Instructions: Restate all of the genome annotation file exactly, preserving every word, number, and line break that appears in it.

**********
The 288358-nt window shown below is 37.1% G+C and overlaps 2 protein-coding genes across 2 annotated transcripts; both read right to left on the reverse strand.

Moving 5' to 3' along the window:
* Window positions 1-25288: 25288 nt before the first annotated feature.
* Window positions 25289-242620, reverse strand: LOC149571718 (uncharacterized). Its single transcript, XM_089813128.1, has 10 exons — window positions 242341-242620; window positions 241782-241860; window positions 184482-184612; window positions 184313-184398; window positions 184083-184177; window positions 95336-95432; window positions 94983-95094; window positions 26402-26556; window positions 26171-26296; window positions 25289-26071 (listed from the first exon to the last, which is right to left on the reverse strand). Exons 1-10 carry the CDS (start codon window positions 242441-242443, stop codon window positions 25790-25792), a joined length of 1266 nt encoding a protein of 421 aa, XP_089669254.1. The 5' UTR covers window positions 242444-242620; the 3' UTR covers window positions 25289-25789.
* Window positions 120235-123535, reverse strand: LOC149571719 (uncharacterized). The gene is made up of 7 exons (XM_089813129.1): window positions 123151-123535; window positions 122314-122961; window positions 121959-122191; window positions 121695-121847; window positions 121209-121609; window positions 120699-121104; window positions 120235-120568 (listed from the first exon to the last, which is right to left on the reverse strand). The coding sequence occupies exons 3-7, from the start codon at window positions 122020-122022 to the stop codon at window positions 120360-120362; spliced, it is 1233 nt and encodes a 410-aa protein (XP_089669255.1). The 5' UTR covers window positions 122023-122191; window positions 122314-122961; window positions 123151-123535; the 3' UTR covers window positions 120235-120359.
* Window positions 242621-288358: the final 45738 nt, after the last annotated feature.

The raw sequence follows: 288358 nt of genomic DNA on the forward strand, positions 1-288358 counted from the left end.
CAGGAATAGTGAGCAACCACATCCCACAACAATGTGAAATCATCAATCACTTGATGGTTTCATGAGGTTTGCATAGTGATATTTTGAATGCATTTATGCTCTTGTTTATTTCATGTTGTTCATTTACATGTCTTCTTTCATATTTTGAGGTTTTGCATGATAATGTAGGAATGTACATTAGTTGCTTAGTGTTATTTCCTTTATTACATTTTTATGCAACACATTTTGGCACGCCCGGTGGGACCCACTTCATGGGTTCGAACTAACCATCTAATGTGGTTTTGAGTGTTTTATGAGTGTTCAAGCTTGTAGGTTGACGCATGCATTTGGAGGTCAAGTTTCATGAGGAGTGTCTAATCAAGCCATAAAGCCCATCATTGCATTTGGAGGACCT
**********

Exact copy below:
The 288358-nt window shown below is 37.1% G+C and overlaps 2 protein-coding genes across 2 annotated transcripts; both read right to left on the reverse strand.

Moving 5' to 3' along the window:
* Window positions 1-25288: 25288 nt before the first annotated feature.
* Window positions 25289-242620, reverse strand: LOC149571718 (uncharacterized). Its single transcript, XM_089813128.1, has 10 exons — window positions 242341-242620; window positions 241782-241860; window positions 184482-184612; window positions 184313-184398; window positions 184083-184177; window positions 95336-95432; window positions 94983-95094; window positions 26402-26556; window positions 26171-26296; window positions 25289-26071 (listed from the first exon to the last, which is right to left on the reverse strand). Exons 1-10 carry the CDS (start codon window positions 242441-242443, stop codon window positions 25790-25792), a joined length of 1266 nt encoding a protein of 421 aa, XP_089669254.1. The 5' UTR covers window positions 242444-242620; the 3' UTR covers window positions 25289-25789.
* Window positions 120235-123535, reverse strand: LOC149571719 (uncharacterized). The gene is made up of 7 exons (XM_089813129.1): window positions 123151-123535; window positions 122314-122961; window positions 121959-122191; window positions 121695-121847; window positions 121209-121609; window positions 120699-121104; window positions 120235-120568 (listed from the first exon to the last, which is right to left on the reverse strand). The coding sequence occupies exons 3-7, from the start codon at window positions 122020-122022 to the stop codon at window positions 120360-120362; spliced, it is 1233 nt and encodes a 410-aa protein (XP_089669255.1). The 5' UTR covers window positions 122023-122191; window positions 122314-122961; window positions 123151-123535; the 3' UTR covers window positions 120235-120359.
* Window positions 242621-288358: the final 45738 nt, after the last annotated feature.

The raw sequence follows: 288358 nt of genomic DNA on the forward strand, positions 1-288358 counted from the left end.
CAGGAATAGTGAGCAACCACATCCCACAACAATGTGAAATCATCAATCACTTGATGGTTTCATGAGGTTTGCATAGTGATATTTTGAATGCATTTATGCTCTTGTTTATTTCATGTTGTTCATTTACATGTCTTCTTTCATATTTTGAGGTTTTGCATGATAATGTAGGAATGTACATTAGTTGCTTAGTGTTATTTCCTTTATTACATTTTTATGCAACACATTTTGGCACGCCCGGTGGGACCCACTTCATGGGTTCGAACTAACCATCTAATGTGGTTTTGAGTGTTTTATGAGTGTTCAAGCTTGTAGGTTGACGCATGCATTTGGAGGTCAAGTTTCATGAGGAGTGTCTAATCAAGCCATAAAGCCCATCATTGCATTTGGAGGACCT